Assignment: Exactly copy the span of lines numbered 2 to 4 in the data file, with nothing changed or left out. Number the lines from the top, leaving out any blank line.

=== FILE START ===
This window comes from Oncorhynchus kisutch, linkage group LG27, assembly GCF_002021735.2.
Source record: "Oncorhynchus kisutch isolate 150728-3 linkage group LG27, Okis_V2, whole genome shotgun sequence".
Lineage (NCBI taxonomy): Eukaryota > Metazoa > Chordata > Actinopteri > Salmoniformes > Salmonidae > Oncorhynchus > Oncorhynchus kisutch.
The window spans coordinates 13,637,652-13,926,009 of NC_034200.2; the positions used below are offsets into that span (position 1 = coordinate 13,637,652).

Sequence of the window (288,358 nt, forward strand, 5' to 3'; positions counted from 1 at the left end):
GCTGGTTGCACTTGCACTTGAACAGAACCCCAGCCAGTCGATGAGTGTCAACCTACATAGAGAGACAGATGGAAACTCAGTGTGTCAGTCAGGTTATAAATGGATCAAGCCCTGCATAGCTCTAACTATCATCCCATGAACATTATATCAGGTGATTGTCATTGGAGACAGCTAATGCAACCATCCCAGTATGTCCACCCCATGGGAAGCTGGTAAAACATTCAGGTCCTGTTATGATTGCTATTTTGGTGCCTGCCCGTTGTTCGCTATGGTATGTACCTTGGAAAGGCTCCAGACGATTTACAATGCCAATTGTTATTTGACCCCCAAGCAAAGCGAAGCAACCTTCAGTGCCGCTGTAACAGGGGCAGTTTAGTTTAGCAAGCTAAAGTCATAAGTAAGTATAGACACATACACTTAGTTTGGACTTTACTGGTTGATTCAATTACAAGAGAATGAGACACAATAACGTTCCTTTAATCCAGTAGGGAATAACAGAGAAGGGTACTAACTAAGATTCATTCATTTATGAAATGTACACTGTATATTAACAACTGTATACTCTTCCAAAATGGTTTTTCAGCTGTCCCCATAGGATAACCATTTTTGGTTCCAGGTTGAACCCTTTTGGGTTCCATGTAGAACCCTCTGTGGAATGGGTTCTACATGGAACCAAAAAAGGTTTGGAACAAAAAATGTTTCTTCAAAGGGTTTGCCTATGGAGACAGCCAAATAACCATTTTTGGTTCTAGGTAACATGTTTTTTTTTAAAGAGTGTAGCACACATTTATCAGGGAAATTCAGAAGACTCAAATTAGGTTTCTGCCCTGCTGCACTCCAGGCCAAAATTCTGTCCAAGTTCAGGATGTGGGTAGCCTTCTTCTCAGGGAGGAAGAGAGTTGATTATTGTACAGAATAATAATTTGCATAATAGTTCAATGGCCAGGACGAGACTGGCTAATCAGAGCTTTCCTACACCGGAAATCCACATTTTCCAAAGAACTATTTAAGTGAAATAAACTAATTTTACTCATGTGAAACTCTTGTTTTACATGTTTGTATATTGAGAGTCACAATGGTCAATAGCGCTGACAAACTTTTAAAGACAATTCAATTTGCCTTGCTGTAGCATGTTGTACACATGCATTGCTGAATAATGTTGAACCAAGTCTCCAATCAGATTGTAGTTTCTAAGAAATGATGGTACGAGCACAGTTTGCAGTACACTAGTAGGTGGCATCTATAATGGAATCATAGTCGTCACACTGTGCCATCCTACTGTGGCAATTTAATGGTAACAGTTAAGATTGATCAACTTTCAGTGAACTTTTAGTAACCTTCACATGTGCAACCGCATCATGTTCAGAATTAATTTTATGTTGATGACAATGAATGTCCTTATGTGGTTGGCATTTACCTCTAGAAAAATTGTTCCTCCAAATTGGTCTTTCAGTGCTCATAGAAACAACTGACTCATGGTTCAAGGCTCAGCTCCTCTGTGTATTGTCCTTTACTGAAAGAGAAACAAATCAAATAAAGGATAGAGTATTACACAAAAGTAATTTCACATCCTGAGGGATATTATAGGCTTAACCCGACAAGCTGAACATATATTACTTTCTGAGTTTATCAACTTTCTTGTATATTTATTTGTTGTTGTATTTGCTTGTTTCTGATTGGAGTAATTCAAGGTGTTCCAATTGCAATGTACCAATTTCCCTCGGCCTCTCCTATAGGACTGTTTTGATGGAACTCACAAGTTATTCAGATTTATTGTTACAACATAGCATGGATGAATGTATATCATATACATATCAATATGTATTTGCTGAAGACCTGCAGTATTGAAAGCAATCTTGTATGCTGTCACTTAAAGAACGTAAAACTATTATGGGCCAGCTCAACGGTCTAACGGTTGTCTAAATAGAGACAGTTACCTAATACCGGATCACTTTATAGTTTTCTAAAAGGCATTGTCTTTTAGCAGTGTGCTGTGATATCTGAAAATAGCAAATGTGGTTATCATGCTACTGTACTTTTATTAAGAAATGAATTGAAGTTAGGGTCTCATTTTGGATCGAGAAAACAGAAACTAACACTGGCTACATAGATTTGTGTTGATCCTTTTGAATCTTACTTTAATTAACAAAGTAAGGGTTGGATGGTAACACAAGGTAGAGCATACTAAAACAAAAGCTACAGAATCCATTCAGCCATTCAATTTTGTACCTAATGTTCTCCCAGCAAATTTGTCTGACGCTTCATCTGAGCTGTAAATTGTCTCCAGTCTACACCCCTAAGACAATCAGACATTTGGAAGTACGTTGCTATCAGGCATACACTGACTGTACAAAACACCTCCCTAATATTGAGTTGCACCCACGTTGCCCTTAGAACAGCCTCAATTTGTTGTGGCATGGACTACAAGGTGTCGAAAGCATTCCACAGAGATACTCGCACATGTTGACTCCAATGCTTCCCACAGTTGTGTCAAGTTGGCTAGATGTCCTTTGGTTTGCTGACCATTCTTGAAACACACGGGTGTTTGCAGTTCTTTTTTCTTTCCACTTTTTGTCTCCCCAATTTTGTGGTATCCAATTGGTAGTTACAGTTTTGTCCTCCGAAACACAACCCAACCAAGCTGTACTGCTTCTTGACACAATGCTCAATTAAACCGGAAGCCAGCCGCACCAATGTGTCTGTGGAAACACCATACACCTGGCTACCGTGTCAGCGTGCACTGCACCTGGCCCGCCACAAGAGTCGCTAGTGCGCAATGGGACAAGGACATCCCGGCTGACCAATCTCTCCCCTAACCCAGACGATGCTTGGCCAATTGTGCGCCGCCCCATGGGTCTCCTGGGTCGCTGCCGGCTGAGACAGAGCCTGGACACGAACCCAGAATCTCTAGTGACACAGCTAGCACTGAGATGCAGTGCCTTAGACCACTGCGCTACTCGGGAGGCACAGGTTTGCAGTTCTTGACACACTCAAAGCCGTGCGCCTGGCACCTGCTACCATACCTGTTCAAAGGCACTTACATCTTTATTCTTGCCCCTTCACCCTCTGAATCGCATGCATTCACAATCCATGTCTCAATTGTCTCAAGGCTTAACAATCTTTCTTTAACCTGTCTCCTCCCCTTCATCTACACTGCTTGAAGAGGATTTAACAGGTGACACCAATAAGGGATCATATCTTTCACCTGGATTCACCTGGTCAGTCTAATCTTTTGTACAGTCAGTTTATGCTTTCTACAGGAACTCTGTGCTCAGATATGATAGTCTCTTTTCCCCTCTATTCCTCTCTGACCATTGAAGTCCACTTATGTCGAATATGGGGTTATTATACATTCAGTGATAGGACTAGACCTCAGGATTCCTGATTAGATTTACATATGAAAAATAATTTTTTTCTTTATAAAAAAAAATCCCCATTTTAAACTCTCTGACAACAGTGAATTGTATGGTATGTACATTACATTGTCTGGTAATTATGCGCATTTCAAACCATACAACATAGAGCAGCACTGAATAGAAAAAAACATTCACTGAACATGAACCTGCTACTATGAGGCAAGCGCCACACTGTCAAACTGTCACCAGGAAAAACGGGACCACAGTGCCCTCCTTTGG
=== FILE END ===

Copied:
Source record: "Oncorhynchus kisutch isolate 150728-3 linkage group LG27, Okis_V2, whole genome shotgun sequence".
Lineage (NCBI taxonomy): Eukaryota > Metazoa > Chordata > Actinopteri > Salmoniformes > Salmonidae > Oncorhynchus > Oncorhynchus kisutch.
The window spans coordinates 13,637,652-13,926,009 of NC_034200.2; the positions used below are offsets into that span (position 1 = coordinate 13,637,652).